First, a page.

• Ordinary Classes vs. Mixins
      • Ordinary classes
        • fixed inheritance dag
        • can’t rearrange hierarchy
        • can’t use class multiple times
      • Mixins
        • no fixed inheritance dag
        • multiple hierarchies possible
        • can reuse classes
        • fast: static dispatch
    • A Heap Layer void * malloc (sz) { do something; void * p = SuperHeap::malloc (sz); do something else; return p; } heap layer
        • template <class SuperHeap> class HeapLayer : public SuperHeap {…};
      • Provides malloc and free methods
      • “ Top heaps” get memory from system
        • e.g., mallocHeap uses C library’s malloc and free
    • Example: Thread-safety
      • LockedHeap
        • protects the parent heap with a single lock
      void * malloc (sz) { acquire lock; void * p = release lock; return p; } class LockedMallocHeap: public LockedHeap<mallocHeap> {}; SuperHeap::malloc (sz); LockedHeap mallocHeap
    • Example: Debugging
      • DebugHeap
        • Protects against invalid & multiple frees.
      DebugHeap class LockedDebugMallocHeap: public LockedHeap< DebugHeap<mallocHeap> > {}; LockedHeap void free (p) { check that p is valid; check that p hasn’t been freed before; } SuperHeap::free (p); mallocHeap
    • Implementation in Heap Layers
      • Modular design and implementation
      SegHeap malloc free SizeHeap FreelistHeap manage objects on freelist add size info to objects select heap based on size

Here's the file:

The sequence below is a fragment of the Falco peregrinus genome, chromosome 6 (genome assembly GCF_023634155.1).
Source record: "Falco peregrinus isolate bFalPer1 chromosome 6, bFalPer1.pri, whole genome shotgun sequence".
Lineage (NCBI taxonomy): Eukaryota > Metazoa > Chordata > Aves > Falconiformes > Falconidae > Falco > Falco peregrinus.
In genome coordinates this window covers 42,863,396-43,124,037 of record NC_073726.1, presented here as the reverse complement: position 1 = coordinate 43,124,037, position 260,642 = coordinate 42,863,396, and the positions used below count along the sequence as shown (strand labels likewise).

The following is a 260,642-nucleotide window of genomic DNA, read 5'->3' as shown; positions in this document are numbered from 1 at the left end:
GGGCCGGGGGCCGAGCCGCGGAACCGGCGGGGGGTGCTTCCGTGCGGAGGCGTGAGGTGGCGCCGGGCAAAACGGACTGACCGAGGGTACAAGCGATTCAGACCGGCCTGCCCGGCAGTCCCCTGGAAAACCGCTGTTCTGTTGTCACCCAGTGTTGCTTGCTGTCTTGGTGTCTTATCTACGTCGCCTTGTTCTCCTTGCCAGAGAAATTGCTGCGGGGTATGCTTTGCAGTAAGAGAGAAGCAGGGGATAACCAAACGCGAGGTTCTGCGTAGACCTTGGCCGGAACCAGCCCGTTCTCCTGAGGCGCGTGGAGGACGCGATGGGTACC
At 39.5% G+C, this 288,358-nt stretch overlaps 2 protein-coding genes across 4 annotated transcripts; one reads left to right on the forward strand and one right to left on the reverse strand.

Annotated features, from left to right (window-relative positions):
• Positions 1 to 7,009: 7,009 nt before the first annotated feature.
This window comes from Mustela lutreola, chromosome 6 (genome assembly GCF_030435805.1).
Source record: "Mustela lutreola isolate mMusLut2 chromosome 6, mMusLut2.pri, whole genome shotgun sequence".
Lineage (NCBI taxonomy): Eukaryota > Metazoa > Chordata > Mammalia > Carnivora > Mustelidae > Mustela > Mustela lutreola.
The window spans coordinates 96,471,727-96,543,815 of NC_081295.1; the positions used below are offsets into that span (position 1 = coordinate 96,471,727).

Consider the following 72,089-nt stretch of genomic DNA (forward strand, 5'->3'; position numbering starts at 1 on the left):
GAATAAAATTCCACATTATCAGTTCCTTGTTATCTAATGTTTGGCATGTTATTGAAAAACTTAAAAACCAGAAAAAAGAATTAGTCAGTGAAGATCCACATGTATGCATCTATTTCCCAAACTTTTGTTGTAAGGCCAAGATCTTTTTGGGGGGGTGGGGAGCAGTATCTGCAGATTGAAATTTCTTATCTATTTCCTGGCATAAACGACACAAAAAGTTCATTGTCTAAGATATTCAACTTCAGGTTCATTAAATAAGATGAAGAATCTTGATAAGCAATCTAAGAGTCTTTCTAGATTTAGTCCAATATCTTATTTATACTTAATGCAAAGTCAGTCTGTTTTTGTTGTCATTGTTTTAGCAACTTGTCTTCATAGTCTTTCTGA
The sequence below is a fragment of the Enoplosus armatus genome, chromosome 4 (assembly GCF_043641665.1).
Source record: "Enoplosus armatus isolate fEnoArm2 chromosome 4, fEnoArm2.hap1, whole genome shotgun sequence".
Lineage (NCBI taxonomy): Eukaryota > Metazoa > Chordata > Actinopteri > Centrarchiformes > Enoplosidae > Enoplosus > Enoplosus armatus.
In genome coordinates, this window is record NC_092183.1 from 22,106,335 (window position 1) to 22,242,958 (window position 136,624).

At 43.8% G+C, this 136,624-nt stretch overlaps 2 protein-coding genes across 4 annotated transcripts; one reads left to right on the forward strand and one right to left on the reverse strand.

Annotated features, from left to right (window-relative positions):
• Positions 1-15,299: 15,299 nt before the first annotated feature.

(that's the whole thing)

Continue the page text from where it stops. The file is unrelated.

• Experimental Methodology
      • Built replacement allocators using heap layers
        • custom allocators:
          • XallocHeap (197.parser), ObstackHeap (176.gcc)
        • general-purpose allocators:
          • KingsleyHeap (BSD allocator)
          • LeaHeap (based on Lea allocator 2.7.0)
            • three weeks to develop
            • 500 lines vs. 2,000 lines in original
      • Compared performance with original allocators
        • SPEC benchmarks & standard allocation benchmarks
    • Experimental Results: Custom Allocation – gcc
    • Experimental Results: General-Purpose Allocators
    • Experimental Results: General-Purpose Allocators
    • Conclusion
      • Heap layers infrastructure for composing allocators
      • Useful experimental infrastructure
      • Allows rapid implementation of high-quality allocators
        • custom allocators as fast as originals
        • general-purpose allocators comparable to state-of-the-art in speed and efficiency
    •  
    • A Library of Heap Layers
      • Top heaps
        • mallocHeap , mmapHeap , sbrkHeap
      • Building-blocks
        • AdaptHeap , FreelistHeap , CoalesceHeap
      • Combining heaps
        • HybridHeap , TryHeap , SegHeap , StrictSegHeap
      • Utility layers
        • ANSIWrapper , DebugHeap , LockedHeap , PerClassHeap , STLAdapter
    • Heap Layers as Experimental Infrastructure
      • Kingsley allocator
        • averages 50% internal fragmentation
        • what’s the impact of adding coalescing?
      • Just add coalescing layer
        • two lines of code!
      • Result:
        • Almost as memory-efficient as Lea allocator
        • Reasonably fast for all but most allocation-intensive apps